Conchata Ferrell, the award-winning theater actress who became a television star as the gruff housekeeper of a toxic Malibu bachelor on the sitcom “Two and a Half Men,” died on Monday in Los Angeles. She was 77.

The death, in Sherman Oaks Hospital, was confirmed by her daughter, Samantha Anderson.

Ms. Ferrell was hospitalized in December for a kidney infection, which spread to her bloodstream. In May, a heart attack put her in intensive care for four weeks. She was then moved to long-term care, remaining on a respirator and on dialysis until her death.

When CBS was casting “Two and a Half Men,” the character Berta — who cleaned the oceanfront home of Charlie Harper (Charlie Sheen), a successful writer of jingles and children’s songs — was written as Eastern European. But Ms. Ferrell preferred to do it in her own voice. “It works better in Trailer Park,” she told the producers, who quickly agreed — and even changed their minds about having Berta disappear after two episodes.

In a role that brought her two Emmy Award nominations for best supporting actress in a comedy series, Ms. Ferrell appeared as Berta in more than 200 episodes between 2003 and 2015. (Ashton Kutcher replaced Mr. Sheen in the last four seasons.) Her Berta was a merciless, unshakable, ungrammatical old hippie with an expansive knowledge of the phone numbers of local drug dealers. She gave other characters unwelcome nicknames (Zippy for Charlie’s brother, Alan, played by Jon Cryer; Fatal Attraction for Rose, the neighborhood stalker, played by Melanie Lynskey).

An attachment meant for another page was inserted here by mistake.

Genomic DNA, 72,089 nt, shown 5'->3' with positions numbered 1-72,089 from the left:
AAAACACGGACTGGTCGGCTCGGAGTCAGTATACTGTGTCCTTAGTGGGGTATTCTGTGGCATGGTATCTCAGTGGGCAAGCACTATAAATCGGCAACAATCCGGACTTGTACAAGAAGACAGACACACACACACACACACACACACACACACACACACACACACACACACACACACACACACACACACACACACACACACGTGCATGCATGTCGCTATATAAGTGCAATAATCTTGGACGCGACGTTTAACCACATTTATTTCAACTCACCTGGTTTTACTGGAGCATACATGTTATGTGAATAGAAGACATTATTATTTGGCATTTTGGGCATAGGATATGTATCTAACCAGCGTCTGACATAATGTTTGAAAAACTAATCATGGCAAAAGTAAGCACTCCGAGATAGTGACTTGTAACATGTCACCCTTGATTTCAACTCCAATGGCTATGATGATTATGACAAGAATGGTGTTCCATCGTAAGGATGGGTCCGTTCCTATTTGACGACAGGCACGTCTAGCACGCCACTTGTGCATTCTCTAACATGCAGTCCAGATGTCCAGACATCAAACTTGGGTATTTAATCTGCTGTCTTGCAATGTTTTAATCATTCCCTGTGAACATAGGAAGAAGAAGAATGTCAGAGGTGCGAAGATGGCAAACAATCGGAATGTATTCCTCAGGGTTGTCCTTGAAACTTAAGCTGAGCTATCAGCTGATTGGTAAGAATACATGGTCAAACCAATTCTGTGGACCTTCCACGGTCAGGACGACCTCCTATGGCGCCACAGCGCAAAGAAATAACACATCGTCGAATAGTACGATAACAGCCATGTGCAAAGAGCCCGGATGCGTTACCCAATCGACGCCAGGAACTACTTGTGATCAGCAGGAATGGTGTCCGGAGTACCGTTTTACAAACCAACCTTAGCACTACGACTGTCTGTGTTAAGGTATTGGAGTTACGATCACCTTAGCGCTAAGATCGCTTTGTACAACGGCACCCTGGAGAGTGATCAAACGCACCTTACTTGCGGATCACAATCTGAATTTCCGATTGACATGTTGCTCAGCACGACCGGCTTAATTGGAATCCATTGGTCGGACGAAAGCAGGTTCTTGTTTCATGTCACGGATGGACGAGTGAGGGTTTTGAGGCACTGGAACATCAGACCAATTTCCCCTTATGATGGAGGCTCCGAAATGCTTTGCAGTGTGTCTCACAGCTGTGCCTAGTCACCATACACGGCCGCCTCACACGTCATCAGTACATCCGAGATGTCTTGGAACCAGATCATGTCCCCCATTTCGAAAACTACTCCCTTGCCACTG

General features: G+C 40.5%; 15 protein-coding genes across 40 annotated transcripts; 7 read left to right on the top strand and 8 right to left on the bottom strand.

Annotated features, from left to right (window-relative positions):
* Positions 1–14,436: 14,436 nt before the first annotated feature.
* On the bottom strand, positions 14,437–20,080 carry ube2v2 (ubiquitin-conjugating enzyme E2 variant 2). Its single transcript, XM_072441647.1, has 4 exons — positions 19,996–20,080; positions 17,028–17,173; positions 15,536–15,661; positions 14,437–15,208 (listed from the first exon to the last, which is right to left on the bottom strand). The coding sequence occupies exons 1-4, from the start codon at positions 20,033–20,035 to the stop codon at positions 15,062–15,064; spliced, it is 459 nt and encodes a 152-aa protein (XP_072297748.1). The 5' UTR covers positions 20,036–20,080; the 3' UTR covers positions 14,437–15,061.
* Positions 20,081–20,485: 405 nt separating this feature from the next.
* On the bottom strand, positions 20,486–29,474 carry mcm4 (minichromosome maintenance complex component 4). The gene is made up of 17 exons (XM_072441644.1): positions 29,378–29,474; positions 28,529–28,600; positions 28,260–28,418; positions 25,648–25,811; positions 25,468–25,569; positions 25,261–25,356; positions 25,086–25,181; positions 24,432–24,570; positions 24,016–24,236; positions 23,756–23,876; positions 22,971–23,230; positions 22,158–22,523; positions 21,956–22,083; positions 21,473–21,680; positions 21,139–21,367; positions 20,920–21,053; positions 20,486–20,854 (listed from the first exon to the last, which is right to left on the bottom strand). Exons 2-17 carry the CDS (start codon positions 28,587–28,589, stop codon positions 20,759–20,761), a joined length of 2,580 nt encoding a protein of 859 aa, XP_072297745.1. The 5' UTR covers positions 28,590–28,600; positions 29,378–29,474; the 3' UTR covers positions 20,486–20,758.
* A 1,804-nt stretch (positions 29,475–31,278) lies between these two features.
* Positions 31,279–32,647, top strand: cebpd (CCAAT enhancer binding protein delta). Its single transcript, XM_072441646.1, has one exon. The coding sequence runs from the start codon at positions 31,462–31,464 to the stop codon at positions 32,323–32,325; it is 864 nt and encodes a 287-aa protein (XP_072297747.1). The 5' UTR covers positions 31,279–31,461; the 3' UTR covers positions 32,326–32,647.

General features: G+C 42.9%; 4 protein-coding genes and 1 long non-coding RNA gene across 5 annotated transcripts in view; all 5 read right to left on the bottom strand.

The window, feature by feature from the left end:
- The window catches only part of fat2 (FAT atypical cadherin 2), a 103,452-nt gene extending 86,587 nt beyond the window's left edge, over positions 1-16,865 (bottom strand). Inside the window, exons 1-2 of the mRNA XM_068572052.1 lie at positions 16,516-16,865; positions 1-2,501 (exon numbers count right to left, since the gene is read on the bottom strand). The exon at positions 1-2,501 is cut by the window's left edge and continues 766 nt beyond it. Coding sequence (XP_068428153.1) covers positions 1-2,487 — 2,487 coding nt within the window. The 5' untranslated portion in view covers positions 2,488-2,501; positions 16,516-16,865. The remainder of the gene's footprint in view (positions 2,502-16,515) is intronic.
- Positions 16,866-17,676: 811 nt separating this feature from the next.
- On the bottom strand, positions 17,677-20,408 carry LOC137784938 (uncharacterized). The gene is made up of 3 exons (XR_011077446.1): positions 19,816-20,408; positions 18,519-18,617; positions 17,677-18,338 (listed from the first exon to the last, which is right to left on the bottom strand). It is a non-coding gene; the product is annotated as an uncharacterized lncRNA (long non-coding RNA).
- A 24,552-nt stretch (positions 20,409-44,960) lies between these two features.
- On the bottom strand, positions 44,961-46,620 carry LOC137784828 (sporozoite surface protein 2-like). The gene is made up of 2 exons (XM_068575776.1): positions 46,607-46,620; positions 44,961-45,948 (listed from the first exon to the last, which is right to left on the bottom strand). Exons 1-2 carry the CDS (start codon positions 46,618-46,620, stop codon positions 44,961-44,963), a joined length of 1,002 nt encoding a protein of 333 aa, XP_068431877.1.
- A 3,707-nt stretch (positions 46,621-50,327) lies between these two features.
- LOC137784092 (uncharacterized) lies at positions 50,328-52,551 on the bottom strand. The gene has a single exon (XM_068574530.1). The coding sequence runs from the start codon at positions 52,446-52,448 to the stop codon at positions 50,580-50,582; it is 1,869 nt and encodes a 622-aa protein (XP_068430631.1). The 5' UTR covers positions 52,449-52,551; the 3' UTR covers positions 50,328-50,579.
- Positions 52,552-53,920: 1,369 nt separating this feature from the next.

She once cornered Charlie, demanding that he clarify her “place” in the household. “Wherever you want it to be,” he said.

Ms. Ferrell explained her character’s largely unspoken admiration for Charlie in a 2014 A.V. Club interview. “I liked the fact that he lived the way he lived and he said what he said and he did what he did,” she said, speaking as Berta. “I liked him because he was a classier version of me.”

Ms. Ferrell had achieved acclaim decades earlier in New York theater, appearing as the prostitute April in Lanford Wilson’s “The Hot L Baltimore” (1973), a role he wrote for her. The play won multiple awards, including an Obie for best Off Broadway play, and ran for three years.

Ms. Ferrell collected her own Off Broadway prizes, including the Drama Desk Award for best actress in a play and an Obie, for her performance as a disillusioned waterfront-bar owner in “The Sea Horse” (1973).

She received her first Emmy nomination in 1992 for a recurring role as Susan Bloom, a ruthless entertainment lawyer with more money than manners, on “L.A. Law.”

She later said the three favorite characters she had played were Berta, April and Susan Bloom. What they had in common, she said in a 2018 interview with The Huntington Quarterly, a West Virginia magazine, was “a zest for living life to the fullest in the best way available to them.”